Companion Robots in Elderly Care
By 2050, the UN estimates that the global population of over-65s will have risen by 181%. By comparison, the 15-65 population will see just a 33% rise. Along with the ageing population, we are also experiencing a crisis in elderly care. This is a problem across the globe, and one that needs to be urgently solved.
Technology may offer some of the answers. Companion robots for the elderly are being touted as a legitimate way of tackling the global shortage of carers.
Plans to introduce companion robots for the elderly centre are enhancing the care experience, providing some interaction whilst principally taking care of any automatable tasks and ensuring the person is safe. With mundane tasks and difficult jobs (such as lifting a person, for example), taken care of, the human carer is free to spend quality time seeing to the elderly person’s well being.
Support and Service
Robots can provide welcome relief for both patients and staff at hospitals and care homes. Performing general patient checks reduces costs whilst increases the amount of time staff have to spend with those patients who require more attention.
Having a robot around has also been shown to keep elderly people more active in their own homes. The increased independence offered when a person has a robot to keep an eye on making sure they are safe can reduce anxiety and offer some degree of interaction to alleviate potential loneliness.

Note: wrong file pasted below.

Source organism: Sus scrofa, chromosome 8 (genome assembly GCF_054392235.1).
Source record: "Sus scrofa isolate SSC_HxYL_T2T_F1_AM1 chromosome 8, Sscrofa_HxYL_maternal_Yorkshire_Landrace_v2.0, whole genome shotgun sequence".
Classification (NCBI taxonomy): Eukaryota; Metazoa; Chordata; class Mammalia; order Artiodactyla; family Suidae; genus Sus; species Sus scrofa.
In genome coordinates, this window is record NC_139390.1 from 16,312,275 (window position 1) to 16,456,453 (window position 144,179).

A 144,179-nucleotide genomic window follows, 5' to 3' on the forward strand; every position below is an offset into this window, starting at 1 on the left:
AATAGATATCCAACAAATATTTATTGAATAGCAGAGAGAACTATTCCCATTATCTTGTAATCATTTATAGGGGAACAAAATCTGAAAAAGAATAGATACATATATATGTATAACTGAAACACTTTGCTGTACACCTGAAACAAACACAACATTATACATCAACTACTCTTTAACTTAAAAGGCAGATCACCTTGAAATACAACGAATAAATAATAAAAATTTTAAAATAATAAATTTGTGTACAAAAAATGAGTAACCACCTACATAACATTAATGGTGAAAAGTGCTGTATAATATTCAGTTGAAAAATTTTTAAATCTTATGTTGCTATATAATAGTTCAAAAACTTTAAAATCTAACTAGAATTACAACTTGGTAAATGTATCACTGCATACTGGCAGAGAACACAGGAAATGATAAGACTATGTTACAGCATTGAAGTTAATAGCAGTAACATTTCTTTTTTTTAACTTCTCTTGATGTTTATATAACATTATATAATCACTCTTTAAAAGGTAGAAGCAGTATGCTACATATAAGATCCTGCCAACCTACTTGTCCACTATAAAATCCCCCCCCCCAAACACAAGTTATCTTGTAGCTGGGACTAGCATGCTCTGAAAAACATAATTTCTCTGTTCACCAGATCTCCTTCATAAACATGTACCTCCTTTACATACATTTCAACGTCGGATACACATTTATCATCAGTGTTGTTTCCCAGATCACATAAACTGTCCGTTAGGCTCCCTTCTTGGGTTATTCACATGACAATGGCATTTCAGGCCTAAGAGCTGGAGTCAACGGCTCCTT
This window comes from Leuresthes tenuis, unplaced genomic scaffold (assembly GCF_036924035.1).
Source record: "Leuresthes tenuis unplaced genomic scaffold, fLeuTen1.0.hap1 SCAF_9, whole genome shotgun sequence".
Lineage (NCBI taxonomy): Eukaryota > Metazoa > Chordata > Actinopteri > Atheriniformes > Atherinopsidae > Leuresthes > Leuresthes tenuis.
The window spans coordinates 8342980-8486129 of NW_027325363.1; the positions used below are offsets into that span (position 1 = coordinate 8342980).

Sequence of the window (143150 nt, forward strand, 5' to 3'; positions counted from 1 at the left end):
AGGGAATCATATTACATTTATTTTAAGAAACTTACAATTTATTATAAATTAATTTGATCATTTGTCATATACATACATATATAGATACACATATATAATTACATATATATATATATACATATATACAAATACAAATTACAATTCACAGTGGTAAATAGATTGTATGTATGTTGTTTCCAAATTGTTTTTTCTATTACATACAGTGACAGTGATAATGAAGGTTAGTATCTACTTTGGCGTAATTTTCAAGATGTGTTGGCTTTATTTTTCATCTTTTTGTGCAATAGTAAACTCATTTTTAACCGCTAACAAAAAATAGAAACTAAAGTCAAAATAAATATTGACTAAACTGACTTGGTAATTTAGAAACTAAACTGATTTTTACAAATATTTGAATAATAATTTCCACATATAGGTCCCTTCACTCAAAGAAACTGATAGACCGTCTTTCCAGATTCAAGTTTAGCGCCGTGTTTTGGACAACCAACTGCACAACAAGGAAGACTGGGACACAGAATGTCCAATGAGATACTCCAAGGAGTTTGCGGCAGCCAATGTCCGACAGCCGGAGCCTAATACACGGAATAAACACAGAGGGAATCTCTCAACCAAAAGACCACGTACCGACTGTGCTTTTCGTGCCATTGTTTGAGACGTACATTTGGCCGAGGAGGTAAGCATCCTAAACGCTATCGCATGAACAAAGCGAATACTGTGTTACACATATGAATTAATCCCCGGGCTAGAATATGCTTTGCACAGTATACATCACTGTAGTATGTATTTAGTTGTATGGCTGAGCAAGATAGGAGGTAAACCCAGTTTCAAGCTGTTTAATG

Bo is an excellent example of what can be achieved with a robot companion. As well as being able to play games and music, share the news and weather forecast, Bo makes basic conversation and therefore offers some superficial company. He also offers reminders, such as for taking any medication. Unlike some smaller companion robots, Bo stands at around waist height, meaning there is no bending involved when interacting with him, and little need for moving around.
Bo tracks a patient’s basic functions and can report any falls, thus alleviating some of the anxiety that often drives elderly people into care homes when they are mostly still able to take care of themselves. Likewise, Bo keeps an eye on people, either autonomously or via his telepresence functionality. A carer can login and check on their patient remotely. That being said, Bo does not by any means replace human care, merely complements it.
Complement, Not Replace
The notion of robots fully taking over from human carers and leaving our elderly with just a machine for company is repugnant, and despite concerns that such a movement could occur, this is most certainly not the case.
It is important to remember that the ‘elderly’ is not one big monolithic entity. The group is made up of individuals of varied age groups with very different needs, abilities, and levels of independence. Clearly, there is no catch-all method of using robot companions in elderly care. Both social architectures and technology should be used together in order to give the best care possible.
GIANT Health Event
Bo has recently attended the GIANT Health Event at the Old Truman Brewery in London from 28th to 30th November. This was Europe’s largest event focusing on innovation in Healthcare.